Definition of apathy
- drug abuse leading to apathy and depression
Theme music by Joshua Stamper ©2006 New Jerusalem Music/ASCAP
People have shown surprising apathy toward these important social problems.
People have shown a surprising apathy toward these problems.
These example sentences are selected automatically from various online news sources to reflect current usage of the word 'apathy.' Views expressed in the examples do not represent the opinion of Merriam-Webster or its editors. Send us feedback.
Apathy, impassivity, and indifference all denote a lack of responsiveness to something that might normally excite interest or emotion. Apathy suggests a puzzling or deplorable inertness or lack of passion, as in “the problem of continued voter apathy.” Impassivity stresses the absence of any external sign of emotion in action or facial expression, as in “teachers frustrated by the impassivity of their students.” Indifference connotes a lack of interest in or concern about something, as in “the company’s apparent indifference to the needs of its employees.”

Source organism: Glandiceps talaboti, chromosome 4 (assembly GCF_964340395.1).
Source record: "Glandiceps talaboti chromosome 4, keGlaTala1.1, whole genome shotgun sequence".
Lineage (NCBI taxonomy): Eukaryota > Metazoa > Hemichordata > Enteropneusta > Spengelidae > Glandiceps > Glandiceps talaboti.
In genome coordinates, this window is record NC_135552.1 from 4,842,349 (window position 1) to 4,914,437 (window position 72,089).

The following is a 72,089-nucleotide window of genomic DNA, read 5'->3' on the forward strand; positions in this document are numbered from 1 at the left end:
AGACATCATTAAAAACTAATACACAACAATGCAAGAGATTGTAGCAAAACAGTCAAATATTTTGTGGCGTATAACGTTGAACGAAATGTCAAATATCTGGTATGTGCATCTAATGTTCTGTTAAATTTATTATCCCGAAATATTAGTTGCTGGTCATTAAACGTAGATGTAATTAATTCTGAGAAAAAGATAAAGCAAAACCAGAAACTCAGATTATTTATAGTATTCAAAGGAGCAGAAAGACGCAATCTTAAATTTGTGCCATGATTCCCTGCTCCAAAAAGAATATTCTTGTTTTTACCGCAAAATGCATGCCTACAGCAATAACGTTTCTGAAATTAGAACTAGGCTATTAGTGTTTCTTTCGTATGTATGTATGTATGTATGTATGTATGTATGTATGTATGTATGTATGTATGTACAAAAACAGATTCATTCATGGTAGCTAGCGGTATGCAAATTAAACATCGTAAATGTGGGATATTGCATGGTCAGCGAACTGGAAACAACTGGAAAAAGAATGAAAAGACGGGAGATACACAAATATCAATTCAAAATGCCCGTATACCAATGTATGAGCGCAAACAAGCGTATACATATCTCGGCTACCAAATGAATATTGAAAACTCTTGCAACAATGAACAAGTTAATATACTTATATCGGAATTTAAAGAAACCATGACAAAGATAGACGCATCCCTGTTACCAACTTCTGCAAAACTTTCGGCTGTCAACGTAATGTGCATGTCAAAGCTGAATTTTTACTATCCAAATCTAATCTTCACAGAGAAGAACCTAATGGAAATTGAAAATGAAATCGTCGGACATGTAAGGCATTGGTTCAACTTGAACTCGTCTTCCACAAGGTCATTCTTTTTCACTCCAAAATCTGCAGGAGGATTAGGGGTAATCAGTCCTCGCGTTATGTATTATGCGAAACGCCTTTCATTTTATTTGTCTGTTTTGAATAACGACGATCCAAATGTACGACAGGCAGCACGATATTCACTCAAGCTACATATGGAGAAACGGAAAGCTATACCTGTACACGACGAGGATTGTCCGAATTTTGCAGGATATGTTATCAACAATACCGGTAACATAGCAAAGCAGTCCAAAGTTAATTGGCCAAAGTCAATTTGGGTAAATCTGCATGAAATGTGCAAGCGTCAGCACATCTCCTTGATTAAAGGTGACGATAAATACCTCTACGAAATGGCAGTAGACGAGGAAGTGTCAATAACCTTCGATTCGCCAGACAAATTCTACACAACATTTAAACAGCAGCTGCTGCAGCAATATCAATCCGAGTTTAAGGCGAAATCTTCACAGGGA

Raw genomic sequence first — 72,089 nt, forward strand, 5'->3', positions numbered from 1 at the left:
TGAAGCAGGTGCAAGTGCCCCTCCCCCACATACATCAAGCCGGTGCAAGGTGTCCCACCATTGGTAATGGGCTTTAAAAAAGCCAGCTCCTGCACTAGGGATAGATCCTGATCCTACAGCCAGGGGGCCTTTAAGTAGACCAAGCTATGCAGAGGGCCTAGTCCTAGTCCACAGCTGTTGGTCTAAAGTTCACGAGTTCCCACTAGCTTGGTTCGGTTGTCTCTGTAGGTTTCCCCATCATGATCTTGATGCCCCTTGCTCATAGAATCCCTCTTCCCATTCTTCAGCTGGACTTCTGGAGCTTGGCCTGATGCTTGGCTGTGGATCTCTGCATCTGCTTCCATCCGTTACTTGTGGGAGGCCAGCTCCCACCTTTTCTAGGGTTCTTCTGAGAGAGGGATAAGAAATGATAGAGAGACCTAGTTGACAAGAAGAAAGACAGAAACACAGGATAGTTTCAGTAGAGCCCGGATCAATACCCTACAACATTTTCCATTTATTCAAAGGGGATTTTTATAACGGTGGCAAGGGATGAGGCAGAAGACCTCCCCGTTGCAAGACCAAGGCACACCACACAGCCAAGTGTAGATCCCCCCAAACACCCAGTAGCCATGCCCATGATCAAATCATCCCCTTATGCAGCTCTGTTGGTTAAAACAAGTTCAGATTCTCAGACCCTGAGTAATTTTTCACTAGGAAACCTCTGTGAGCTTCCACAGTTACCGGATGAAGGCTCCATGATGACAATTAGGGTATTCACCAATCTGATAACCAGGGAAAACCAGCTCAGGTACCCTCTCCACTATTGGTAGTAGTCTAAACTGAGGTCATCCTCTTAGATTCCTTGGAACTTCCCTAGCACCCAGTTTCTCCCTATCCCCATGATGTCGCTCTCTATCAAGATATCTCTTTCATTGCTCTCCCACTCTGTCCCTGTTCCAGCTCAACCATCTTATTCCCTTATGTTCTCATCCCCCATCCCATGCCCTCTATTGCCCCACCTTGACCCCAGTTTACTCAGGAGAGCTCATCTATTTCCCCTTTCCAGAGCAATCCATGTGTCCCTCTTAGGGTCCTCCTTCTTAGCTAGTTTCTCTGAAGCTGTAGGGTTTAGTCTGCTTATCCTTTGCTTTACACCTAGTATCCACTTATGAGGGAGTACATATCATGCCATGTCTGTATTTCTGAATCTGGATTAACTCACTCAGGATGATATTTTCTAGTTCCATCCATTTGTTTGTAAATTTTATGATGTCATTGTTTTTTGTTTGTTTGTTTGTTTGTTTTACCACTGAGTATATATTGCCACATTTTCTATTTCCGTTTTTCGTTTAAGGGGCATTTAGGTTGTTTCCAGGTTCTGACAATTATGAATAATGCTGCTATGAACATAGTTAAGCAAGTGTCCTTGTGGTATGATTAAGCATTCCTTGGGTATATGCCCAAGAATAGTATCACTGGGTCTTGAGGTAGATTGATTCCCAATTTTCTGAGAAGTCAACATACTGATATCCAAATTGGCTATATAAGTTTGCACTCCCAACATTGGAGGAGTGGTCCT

There's no reason to be uncaring about the origins of apathy—though there is a clue to the word's beginnings in this sentence. Apathy was borrowed into English in the late 16th century from Greek apatheia, which itself comes from the adjective apathēs, meaning "without feeling." Apathēs, in turn, was formed by combining the negating prefix a- with pathos, meaning "emotion." Incidentally, if you've guessed that pathos is the source of the identically spelled noun in English (meaning either "an element in experience or in artistic representation evoking pity or compassion" or "an emotion of sympathetic pity"), you are correct. Pathos also gave us such words as antipathy, empathy, sympathy, pathetic, and even the archaic word pathematic ("emotional").
What made you want to look up apathy? Please tell us where you read or heard it (including the quote, if possible).